Reply to Parliamentary Question on wholesale insurance for banks and credit card issuers to permit easier write-offs for smaller transaction amounts
QUESTION NO 794
NOTICE PAPER 291 OF 2021
FOR ORAL ANSWER
Date: For Parliament Sitting on 4 March 2021
Name and Constituency of Member of Parliament
Assoc Prof Jamus Jerome Lim, MP, Sengkang GRC
To ask the Prime Minister in light of the rise in fraudulent credit card transactions, whether the Government has considered encouraging more widespread wholesale insurance for banks and other credit card issuers that will permit easier write-offs for relatively smaller transaction amounts.
Answer by Mr Ong Ye Kung, Minister for Transport, on behalf of Mr Tharman Shanmugaratnam, Senior Minister and Minister in charge of MAS:
1. Associate Professor Jamus Lim asked if banks and credit card issuers should be encouraged to obtain wholesale insurance cover for card fraud losses, so that they can write-off smaller losses incurred as a result of fraud.
2. There is little demand from credit card issuers to purchase insurance to cover fraud-related losses arising from their credit card portfolios.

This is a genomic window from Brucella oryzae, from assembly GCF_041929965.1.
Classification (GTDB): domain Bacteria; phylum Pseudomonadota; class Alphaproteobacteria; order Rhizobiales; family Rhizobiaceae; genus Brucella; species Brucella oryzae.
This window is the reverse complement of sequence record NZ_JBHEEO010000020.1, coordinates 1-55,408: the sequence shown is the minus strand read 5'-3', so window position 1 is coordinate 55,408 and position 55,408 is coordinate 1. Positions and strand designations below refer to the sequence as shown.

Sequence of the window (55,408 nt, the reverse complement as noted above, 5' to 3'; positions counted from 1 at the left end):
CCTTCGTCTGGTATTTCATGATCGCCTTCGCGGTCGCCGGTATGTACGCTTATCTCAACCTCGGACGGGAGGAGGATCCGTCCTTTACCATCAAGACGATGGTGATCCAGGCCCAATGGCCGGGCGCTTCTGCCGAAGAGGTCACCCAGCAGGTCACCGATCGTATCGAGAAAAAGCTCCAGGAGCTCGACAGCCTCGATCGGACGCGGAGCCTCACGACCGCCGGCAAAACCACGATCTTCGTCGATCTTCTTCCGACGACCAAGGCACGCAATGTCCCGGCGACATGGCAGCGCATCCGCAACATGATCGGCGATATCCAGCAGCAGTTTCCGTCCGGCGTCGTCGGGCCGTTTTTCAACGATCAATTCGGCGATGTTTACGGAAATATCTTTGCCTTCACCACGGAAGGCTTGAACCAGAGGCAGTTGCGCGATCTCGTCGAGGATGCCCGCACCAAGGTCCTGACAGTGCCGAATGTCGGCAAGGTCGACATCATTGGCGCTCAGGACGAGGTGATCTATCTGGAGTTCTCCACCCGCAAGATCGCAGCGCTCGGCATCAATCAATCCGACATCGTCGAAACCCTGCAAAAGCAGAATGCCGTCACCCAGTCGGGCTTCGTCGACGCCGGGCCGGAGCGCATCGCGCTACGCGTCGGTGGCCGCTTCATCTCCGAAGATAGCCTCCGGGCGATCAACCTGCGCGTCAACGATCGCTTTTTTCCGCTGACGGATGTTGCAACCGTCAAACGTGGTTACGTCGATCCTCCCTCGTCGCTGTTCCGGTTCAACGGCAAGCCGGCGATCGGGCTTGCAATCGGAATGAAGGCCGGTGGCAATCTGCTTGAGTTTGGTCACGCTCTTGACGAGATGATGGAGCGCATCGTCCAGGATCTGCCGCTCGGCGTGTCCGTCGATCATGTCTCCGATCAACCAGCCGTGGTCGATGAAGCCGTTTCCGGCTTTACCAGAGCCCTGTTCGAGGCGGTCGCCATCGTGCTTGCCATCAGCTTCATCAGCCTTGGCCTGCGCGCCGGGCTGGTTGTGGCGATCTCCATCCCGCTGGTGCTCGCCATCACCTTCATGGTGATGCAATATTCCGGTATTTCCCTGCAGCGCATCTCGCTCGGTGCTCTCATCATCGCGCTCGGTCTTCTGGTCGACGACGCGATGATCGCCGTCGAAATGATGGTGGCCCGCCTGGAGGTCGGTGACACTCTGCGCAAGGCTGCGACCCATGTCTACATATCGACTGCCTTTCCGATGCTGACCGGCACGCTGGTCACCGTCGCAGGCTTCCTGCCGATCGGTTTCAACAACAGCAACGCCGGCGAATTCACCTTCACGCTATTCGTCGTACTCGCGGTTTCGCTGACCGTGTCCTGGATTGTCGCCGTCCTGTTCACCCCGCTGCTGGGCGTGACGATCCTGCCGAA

3. Instead of insurance, which will lead to higher costs for consumers, it is more important for credit card issuers and customers to play their respective parts in preventing fraud.
4. Credit card issuers such as banks have invested considerable resources in building fraud surveillance systems and controls to combat card fraud. These systems have been enhanced over the years in response to changing technologies and methods used by the fraudsters. Today, major banks share fraud trends with one another, enabling them to continually refine fraud rules to tackle the latest fraud techniques.
5. Customers should keep their cards safe and immediately report to their issuing banks if they lose their cards. A timely report will cap a customer’s liability at $100 unless he is subsequently found to have acted fraudulently or negligently. For online payments, customers should not disclose credit card details or One-Time PIN (OTP) to anyone, and should practise strong cyber hygiene such as by regularly updating the security patches and anti-malware software on their devices. For unauthorised payments to merchants that are not secured by OTP, banks have the right to recover the lost amounts fully from the merchants, and hence customers will not bear any loss.
6. We will continue to monitor the fraud situation and ensure that banks do their part to provide their customers with clear steps to take in order to protect themselves from such losses. In addition, the industry Code of Practice for Banks on Credit Cards issued by the Association of Banks in Singapore (ABS), which sets out the liability of cardholders under various circumstances, is currently being reviewed to consider emerging scenarios for fraud and further risk mitigating measures.